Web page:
November 17, 2019

Raphael, School of Athens (Video)

The School of Athens (Italian: Scuola di Atene) is a fresco by the Italian Renaissance artist Raphael. It was painted between 1509 and 1511 as a part of Raphael’s commission to decorate the rooms now known as the Stanze di Raffaello, in the Apostolic Palace in the Vatican.

“Not since the days of the Sophists had scholars risen to so high a place in society and politics. They transformed the ideal of a gentleman from a man with ready sword and clanking spurs into that of the fully developed individual attaining to wisdom and worth by absorbing the cultural heritage of the race. The prestige of their learning an…d the fascination of their eloquence conquered transalpine Europe at the very time when the arms of France, Germany, and Spain were preparing to conquer Italy. Country after country was inoculated with the new culture, and passed from medievalism to modernity. The same century that saw the discovery of America saw the rediscovery of Greece and Rome; and the literary and philosophical transformation had far pro-founder results for the human spirit than the circumnavigation and exploration of the globe. For it was the humanists, not the navigators, who liberated man from dogma, taught him to love life rather than brood about death, and made the European mind free.”
~ Will Durant, The Renaissance

February 22, 2018

Why Modern Art is Trash (Video)

Conceptual art leaves even rich people, feeling stupid. Modern Art has no financial value and certainly no cultural value, on the long run. The reason you can’t tell a good modern art from a bad fake is that all garbage stinks. Modern art is mad, bad and dangerous to know. And apparently to buy as well. Such diatribes invite a patronizing “You don’t understand art.” But at least I know enough to tell when I’ve been slapped in the face with a canvas, or ripped off in the spirit of pop icon Andy Warhol’s “Art is what you can get away with.”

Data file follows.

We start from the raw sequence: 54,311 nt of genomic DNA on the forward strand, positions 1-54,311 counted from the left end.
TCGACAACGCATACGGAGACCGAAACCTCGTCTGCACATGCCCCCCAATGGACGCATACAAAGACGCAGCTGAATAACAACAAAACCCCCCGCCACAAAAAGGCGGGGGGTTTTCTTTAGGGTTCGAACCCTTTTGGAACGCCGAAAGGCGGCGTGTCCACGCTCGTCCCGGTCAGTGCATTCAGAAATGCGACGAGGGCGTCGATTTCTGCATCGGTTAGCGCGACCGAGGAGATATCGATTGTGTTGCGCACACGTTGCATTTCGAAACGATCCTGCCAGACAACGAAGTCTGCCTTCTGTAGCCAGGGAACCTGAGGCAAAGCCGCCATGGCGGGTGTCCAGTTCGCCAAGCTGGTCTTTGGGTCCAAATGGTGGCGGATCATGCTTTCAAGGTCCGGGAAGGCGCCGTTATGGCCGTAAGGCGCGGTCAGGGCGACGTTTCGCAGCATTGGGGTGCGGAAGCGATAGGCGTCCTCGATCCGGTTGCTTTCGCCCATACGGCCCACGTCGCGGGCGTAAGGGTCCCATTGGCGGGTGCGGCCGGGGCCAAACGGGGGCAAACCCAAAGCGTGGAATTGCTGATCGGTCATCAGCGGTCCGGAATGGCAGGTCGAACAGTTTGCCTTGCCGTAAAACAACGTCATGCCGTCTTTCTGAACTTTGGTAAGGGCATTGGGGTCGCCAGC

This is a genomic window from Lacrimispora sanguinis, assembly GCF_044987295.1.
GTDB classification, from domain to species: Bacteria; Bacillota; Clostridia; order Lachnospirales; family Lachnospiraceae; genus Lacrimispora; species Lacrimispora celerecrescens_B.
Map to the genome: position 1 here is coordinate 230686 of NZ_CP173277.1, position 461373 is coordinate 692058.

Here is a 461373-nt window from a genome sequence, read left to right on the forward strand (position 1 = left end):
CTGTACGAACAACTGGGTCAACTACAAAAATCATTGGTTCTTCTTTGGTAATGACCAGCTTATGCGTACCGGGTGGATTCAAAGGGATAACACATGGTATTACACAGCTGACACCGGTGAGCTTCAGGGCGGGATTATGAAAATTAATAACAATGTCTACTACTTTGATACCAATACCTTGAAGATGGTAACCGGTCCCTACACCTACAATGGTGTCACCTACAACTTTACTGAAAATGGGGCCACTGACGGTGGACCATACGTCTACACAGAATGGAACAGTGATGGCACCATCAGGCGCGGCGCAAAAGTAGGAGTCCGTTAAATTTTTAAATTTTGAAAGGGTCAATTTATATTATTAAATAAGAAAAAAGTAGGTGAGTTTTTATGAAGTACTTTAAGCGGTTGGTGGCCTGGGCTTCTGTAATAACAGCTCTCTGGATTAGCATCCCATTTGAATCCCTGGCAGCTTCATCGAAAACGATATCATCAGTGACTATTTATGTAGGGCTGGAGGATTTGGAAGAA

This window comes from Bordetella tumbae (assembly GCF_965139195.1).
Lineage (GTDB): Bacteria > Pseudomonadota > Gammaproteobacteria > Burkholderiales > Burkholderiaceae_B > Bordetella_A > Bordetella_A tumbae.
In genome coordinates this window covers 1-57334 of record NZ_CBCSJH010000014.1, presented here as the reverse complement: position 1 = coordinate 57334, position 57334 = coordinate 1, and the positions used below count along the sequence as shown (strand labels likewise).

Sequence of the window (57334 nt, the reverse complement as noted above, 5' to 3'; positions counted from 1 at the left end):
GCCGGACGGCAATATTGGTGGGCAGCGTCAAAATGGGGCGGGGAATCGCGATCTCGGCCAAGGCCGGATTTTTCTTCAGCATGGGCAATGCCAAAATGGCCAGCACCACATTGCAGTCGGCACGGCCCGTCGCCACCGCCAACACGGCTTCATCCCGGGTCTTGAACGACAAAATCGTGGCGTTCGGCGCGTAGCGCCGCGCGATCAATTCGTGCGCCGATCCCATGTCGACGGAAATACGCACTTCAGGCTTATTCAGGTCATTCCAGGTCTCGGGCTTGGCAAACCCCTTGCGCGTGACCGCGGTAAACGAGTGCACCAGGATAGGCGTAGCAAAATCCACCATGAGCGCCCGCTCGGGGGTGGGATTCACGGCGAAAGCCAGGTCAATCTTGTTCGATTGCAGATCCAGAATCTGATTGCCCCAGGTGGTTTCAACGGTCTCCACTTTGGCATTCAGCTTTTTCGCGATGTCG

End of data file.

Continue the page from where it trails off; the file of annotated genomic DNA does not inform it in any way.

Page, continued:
December 1, 2017

Latest Atrocities in Modern Art – Paul Joseph Watson (Video)

Modern art is a reflection of how we’ve lost faith in western civilization.

November 27, 2017

Auguste Rodin: $12m Masterpiece Missing Since 1920 Found In New Jersey

A long-lost marble bust by Auguste Rodin depicting Napoleon Bonaparte, has turned up in a municipal building in Madison, New Jersey. The major work by the French sculptor was last seen in an exhibition at the Metropolitan Museum in New York in the 1920s.

The masterpiece dating from 1908 had been sitting on a plinth in a committee room gathering dust for the past 85 years. Geraldine Rockefeller Dodge, The daughter of William D. Rockefeller, donated the work along with the building erected in 1935. It was named after her son, who had died in a car accident.

Recent research done by the foundation uncovered that Mrs Rockefeller Dodge a serious art collector had acquired Rodin’s bust at auction from the family of Thomas Fortune Ryan, a tobacco magnate, who had loaned it to the Metropolitan Museum of Art in New York from 1915 to 1929.

The 700 pound work of art has been authenticated by a Rodin expert, the work will now go on loan to the Philadelphia Museum of Art later this month in time for the centenary of the artist’s death.

The work came to light by an inquisitive 22-year-old graduate student. Mallory Mortillaro, said “She was running her finger along the base and felt a chiseled mark, got a flashlight, got on a chair and peered over, and there was the signature of A. Rodin.”


Complete text linked here.